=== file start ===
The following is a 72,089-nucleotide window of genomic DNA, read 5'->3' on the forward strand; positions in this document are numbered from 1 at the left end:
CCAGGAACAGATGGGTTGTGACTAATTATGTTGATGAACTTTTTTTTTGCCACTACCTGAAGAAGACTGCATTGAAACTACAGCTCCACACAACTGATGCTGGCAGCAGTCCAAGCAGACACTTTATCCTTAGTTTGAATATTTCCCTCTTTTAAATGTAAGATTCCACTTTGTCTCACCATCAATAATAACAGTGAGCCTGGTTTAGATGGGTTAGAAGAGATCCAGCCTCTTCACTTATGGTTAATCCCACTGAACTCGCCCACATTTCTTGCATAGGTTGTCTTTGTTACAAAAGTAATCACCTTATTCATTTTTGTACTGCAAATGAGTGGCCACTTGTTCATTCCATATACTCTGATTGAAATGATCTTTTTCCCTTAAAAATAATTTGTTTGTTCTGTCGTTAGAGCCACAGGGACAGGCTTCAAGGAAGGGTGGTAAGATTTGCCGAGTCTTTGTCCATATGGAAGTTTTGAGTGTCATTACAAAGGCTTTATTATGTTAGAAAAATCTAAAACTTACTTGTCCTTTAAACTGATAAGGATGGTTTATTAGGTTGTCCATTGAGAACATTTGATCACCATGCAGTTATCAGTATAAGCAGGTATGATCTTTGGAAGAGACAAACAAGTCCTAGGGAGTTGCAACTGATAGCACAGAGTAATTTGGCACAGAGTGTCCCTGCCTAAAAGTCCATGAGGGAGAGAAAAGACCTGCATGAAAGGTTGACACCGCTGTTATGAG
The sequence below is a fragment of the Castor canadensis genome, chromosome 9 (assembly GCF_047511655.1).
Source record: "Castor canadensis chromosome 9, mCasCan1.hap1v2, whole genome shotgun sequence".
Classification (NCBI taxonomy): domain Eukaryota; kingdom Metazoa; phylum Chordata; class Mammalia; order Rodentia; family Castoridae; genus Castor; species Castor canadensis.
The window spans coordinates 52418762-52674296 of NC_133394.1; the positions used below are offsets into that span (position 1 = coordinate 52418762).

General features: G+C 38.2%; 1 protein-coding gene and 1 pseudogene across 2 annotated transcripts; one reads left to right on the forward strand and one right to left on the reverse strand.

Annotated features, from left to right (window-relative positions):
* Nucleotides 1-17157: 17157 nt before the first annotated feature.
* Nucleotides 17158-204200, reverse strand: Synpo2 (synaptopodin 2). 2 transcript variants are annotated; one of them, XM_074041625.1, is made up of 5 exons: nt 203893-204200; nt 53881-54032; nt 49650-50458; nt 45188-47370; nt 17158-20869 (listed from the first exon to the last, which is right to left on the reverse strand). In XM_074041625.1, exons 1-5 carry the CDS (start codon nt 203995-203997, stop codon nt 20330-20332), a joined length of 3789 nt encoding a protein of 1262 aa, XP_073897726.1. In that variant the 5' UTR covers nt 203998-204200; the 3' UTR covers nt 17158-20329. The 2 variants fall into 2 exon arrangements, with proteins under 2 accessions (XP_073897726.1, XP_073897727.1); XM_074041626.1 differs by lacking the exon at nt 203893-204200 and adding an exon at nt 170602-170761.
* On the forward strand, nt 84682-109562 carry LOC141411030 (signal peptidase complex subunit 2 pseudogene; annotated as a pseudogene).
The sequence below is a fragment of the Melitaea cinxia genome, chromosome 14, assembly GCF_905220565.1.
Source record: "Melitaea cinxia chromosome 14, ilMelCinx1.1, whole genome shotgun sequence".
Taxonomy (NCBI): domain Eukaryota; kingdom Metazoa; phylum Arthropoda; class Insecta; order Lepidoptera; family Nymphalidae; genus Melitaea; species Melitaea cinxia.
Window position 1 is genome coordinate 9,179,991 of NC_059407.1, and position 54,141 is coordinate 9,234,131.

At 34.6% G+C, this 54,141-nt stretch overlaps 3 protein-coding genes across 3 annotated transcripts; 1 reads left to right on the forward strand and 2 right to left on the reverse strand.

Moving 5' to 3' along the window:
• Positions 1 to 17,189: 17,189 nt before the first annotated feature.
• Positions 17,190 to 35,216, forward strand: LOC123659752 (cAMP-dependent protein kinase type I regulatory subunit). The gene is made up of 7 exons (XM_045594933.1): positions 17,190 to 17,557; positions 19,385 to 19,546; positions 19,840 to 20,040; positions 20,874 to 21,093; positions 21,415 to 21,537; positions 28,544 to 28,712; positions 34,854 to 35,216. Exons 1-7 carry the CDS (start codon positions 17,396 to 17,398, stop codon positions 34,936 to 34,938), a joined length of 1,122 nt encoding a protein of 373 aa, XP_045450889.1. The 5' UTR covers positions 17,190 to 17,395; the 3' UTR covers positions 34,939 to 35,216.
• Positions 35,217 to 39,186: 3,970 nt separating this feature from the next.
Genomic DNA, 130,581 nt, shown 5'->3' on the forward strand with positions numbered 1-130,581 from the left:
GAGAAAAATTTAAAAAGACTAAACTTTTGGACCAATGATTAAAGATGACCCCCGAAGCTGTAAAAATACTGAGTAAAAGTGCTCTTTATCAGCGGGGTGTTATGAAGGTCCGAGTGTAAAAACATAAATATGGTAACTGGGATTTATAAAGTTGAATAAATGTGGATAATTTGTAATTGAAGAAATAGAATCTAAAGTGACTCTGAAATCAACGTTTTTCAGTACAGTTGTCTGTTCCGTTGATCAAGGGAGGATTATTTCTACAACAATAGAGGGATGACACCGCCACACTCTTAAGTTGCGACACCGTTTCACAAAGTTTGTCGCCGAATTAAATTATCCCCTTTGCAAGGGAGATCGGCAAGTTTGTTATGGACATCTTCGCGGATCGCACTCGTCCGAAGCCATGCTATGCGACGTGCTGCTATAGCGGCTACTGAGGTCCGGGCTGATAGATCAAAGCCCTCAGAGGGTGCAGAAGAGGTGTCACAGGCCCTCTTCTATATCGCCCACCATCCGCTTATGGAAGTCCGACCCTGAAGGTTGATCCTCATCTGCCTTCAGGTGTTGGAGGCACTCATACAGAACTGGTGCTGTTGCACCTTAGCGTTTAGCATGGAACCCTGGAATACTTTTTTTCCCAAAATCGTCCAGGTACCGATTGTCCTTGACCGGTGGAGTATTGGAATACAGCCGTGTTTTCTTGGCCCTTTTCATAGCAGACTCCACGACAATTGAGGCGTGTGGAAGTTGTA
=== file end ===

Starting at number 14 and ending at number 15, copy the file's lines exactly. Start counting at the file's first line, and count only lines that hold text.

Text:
Taxonomy (NCBI): domain Eukaryota; kingdom Metazoa; phylum Arthropoda; class Insecta; order Lepidoptera; family Nymphalidae; genus Melitaea; species Melitaea cinxia.
Window position 1 is genome coordinate 9,179,991 of NC_059407.1, and position 54,141 is coordinate 9,234,131.